The statistic is staggering: 1 out of every 88 children is being diagnosed with autism, which means more than one million children in the United States are currently affected by the disorder. The medical costs for families who have a child with autism are astronomical, and in the United States, $126 billion are spent annually on treatments.
What is autism?
Autism and autism spectrum disorder (ASD) are terms used to categorize a group of brain development disorders. These disorders are characterized by difficulties in social interaction, verbal and nonverbal communication and repetitive behaviors. Although some who struggle with autism may exhibit intellectual disabilities, some excel in specific areas – such as art, music or math – and can find pride in their unique world view. Other difficulties, such as poor motor coordination and physical health issues, sometimes accompany the disorder.
As a parent, what do I need to do?
There is no cure for autism, and there is no genetic indicator of the disorder. Instead, autism is diagnosed by medical health specialists through evaluations. Though much is still unknown about the disorder, including its cause, its roots are believed to be formed in the very early stages of development. Thus, the most effective therapies are thought to be held during toddler years, making early identification of the disorder imperative to a strategy of early intervention.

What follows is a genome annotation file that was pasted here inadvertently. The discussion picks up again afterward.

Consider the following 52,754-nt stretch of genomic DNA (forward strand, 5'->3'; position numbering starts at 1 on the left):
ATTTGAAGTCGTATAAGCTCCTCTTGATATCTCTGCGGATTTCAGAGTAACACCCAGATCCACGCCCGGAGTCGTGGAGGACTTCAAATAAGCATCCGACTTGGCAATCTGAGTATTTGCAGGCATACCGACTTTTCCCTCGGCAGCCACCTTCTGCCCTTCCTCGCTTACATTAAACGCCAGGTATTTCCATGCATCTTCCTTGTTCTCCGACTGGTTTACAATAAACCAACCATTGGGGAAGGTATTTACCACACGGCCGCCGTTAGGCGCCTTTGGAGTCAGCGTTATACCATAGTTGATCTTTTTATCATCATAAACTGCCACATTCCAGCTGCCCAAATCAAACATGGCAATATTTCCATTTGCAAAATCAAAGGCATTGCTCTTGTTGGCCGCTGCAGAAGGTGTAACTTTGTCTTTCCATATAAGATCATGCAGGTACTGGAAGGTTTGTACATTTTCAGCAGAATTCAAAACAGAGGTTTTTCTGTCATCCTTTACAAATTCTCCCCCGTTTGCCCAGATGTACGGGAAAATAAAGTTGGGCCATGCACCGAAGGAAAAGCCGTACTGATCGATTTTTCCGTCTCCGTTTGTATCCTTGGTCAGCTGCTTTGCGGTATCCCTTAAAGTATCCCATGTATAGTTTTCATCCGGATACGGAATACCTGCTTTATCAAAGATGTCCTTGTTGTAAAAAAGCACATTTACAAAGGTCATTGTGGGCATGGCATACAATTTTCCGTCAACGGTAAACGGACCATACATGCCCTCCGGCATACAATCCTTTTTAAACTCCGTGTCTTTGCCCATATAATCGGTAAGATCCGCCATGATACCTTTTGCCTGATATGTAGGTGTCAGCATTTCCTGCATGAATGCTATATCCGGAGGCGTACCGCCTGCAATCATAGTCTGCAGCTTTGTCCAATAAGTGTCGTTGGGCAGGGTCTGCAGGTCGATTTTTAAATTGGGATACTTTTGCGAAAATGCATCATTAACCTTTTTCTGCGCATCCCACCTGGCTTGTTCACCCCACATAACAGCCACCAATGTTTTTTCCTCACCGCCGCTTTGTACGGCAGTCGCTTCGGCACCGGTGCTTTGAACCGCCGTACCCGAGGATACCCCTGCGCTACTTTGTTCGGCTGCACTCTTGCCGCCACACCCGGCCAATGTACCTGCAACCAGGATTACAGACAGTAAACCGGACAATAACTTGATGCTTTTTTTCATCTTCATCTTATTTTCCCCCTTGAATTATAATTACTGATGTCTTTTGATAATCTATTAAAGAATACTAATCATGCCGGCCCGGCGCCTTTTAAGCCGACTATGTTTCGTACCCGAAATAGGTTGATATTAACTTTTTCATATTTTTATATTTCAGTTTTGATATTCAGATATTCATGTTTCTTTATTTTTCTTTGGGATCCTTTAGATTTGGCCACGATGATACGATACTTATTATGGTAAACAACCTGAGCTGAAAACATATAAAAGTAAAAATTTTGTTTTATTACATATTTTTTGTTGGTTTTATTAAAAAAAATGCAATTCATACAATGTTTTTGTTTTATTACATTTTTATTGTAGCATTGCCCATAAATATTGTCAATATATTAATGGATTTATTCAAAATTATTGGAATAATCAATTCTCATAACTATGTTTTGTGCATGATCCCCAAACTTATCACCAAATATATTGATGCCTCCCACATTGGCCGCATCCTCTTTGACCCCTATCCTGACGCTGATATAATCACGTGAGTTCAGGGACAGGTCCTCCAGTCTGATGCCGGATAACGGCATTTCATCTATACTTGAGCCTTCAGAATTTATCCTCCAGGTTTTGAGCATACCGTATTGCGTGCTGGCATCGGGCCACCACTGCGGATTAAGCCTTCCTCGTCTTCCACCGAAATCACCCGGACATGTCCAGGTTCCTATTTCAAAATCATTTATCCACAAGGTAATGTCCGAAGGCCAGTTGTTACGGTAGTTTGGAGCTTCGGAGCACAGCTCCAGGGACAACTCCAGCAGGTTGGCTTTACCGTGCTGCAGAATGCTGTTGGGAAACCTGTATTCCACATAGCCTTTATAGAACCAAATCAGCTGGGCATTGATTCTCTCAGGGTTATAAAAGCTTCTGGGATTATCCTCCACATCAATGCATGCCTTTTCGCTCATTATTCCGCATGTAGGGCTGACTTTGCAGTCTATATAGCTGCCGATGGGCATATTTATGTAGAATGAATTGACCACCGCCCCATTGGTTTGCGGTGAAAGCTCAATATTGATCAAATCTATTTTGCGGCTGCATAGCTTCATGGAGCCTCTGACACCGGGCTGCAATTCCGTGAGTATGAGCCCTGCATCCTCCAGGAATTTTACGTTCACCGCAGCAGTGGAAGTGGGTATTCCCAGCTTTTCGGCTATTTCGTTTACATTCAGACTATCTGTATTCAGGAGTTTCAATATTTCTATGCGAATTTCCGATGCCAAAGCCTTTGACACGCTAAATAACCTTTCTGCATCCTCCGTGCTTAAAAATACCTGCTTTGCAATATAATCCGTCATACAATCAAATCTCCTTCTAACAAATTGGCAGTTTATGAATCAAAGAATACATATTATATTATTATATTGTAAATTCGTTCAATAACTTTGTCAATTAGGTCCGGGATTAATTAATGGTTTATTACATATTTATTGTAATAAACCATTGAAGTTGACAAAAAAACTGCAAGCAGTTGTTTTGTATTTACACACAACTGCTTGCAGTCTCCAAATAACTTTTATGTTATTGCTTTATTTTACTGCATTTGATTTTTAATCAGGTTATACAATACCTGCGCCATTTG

The most important thing you can do as a parent is to educate yourself on the developmental milestones your child should be reaching. If you develop a concern about your child’s development, speak to your doctor about screening your child specifically for autism. Also, you should have your child screened during wellness visits (until at least 36 months) using a developmental screening tool even if you haven’t witnessed any red flags.
If your physician is dismissing your concerns, ask him what screening tool he is using. With a little research you may find his standard to be outdated. Seek a second opinion and ask for a referral to a specialist if your concerns are not taken seriously.
After the Diagnosis
There is no magic pill for autism, although medicines are sometimes necessary, especially if the child has associated medical conditions. Parents of autistic children work closely with a wide range of medical, behavioral and educational specialists over a number of years to guide maturation and development. However, it is very rare that a child will ever grow out of his or her ASD.
A lifelong disorder like ASD demands a medical alliance between the patient, his caregiver and a multi-disciplinary team of physicians and therapists.
In recent years, legislation has been passed in many states requiring at least partial coverage of the costs associated with autism. However, there are still states in which families must struggle to cover costs out-of-pocket or must battle insurance companies to cover necessary treatments. Those who oppose extended coverage of autism are concerned with the overall rise in premiums that would follow such an extension. To learn more about insurance coverage laws across the nation, visit the National Conference of State Legislature.
Susan is a freelance blogger who enjoys writing about automotive and health news, technology, lifestyle and personal finance. She often researches and writes about automobile, property and health insurance, helping consumers find the best insurance quotes and protection available. Susan welcomes comments.
Earnest Parenting: help for parents who are concerned they have a child on the autism spectrum.
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